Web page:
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Abstract

Background  Patients with human immunodeficiency virus (HIV) infection exhibit various skin diseases. HIV-associated eosinophilic folliculitis (EF) and pruritic papular eruption (PPE) are frequently seen.

Objective  To understand the mechanisms underlying HIV-associated EF and PPE.

Methods  In order to know frequencies of EF and PPE among patients with HIV infection, we first collected HIV+ patients who visited dermatology clinic in National Center for Global Health and Medicine during February 2007. We next collected 25 serum samples from HIV+ patients with skin diseases from May 2008 to May 2010. Eight of 25 patients had EF (EF group), four had PPE (PPE group) and others had non-itchy skin problems such as condyloma acuminatum (no itch group).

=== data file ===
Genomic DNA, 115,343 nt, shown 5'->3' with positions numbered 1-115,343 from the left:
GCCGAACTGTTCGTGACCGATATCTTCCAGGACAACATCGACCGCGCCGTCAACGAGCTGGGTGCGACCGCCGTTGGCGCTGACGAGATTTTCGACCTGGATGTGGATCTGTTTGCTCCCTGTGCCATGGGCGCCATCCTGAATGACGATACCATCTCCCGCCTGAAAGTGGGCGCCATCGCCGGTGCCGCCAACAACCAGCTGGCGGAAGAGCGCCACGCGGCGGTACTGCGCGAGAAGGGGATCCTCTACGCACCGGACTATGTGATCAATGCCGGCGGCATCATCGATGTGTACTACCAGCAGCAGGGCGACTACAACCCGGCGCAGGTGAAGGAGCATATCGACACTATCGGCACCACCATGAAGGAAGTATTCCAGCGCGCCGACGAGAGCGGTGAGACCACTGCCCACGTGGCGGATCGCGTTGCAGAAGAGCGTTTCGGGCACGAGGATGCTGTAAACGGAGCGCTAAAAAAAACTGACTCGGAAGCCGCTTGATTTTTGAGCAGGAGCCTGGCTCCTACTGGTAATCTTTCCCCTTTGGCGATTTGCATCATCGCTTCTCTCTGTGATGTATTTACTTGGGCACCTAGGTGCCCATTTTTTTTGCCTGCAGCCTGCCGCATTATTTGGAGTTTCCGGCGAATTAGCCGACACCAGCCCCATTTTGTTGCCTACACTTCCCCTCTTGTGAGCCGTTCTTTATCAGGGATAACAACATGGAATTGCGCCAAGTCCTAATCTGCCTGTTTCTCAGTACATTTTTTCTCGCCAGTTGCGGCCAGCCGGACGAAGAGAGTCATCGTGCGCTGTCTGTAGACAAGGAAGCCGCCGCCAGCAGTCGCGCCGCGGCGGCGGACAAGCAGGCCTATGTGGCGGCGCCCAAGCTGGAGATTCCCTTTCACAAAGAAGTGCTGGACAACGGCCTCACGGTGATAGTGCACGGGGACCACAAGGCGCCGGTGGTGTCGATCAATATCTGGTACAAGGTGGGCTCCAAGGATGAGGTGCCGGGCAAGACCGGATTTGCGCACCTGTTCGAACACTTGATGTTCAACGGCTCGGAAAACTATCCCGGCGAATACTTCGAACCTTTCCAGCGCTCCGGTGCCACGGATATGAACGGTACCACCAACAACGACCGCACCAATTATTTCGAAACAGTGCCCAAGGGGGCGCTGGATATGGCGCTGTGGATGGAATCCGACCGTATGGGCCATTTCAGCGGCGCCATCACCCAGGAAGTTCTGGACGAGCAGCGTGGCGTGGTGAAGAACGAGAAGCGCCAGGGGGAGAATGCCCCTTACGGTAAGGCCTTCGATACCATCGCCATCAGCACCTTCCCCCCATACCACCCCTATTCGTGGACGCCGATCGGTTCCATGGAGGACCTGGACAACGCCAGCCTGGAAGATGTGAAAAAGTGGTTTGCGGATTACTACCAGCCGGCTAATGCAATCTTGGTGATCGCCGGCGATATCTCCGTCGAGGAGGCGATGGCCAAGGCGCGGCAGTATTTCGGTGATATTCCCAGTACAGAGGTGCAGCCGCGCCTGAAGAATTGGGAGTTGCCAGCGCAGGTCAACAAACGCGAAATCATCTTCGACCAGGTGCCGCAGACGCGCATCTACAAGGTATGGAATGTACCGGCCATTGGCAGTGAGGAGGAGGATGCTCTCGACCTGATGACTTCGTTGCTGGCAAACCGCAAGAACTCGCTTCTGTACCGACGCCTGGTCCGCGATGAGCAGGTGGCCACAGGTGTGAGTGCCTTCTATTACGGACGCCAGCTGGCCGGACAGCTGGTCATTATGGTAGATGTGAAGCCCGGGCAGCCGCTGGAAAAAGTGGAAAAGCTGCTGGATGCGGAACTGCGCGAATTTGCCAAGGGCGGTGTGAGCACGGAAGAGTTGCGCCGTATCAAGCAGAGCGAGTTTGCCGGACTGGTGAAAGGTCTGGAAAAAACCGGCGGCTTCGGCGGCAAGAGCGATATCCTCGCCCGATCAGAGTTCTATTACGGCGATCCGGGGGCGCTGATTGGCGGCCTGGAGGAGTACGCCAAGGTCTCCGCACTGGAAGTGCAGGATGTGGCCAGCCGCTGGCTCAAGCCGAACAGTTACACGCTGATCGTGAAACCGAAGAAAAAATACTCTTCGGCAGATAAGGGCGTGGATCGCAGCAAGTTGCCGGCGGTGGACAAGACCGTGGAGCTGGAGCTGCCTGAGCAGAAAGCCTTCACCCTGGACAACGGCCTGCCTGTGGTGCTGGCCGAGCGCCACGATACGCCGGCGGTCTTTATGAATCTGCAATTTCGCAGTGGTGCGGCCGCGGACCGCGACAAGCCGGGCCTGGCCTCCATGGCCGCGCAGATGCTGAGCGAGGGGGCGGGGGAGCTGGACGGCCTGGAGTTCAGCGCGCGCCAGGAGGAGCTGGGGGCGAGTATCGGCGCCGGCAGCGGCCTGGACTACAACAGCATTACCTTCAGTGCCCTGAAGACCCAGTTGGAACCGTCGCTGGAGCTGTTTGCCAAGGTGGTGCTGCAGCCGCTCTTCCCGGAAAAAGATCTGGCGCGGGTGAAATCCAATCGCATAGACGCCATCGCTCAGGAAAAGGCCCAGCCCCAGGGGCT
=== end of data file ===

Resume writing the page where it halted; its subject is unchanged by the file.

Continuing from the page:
Results  We first confirmed high frequencies of EF (10.7%) and PPE (5.3%) among 75 HIV+ patients who visited our clinic during one month. We then measured serum levels of CCL11, CCL17, CCL26 and CCL27. Serum CCL17 levels in EF were significantly higher than those of PPE and no itch group. Serum CCL26 and CCL27 levels in EF were higher than those of no itch group. The number of CD4+ cells in EF was significantly lower than that in no itch group.

Conclusion  High serum levels of CCL17, CCL26 and CCL27, and low CD4+ cell counts may account for the development of HIV-associated EF.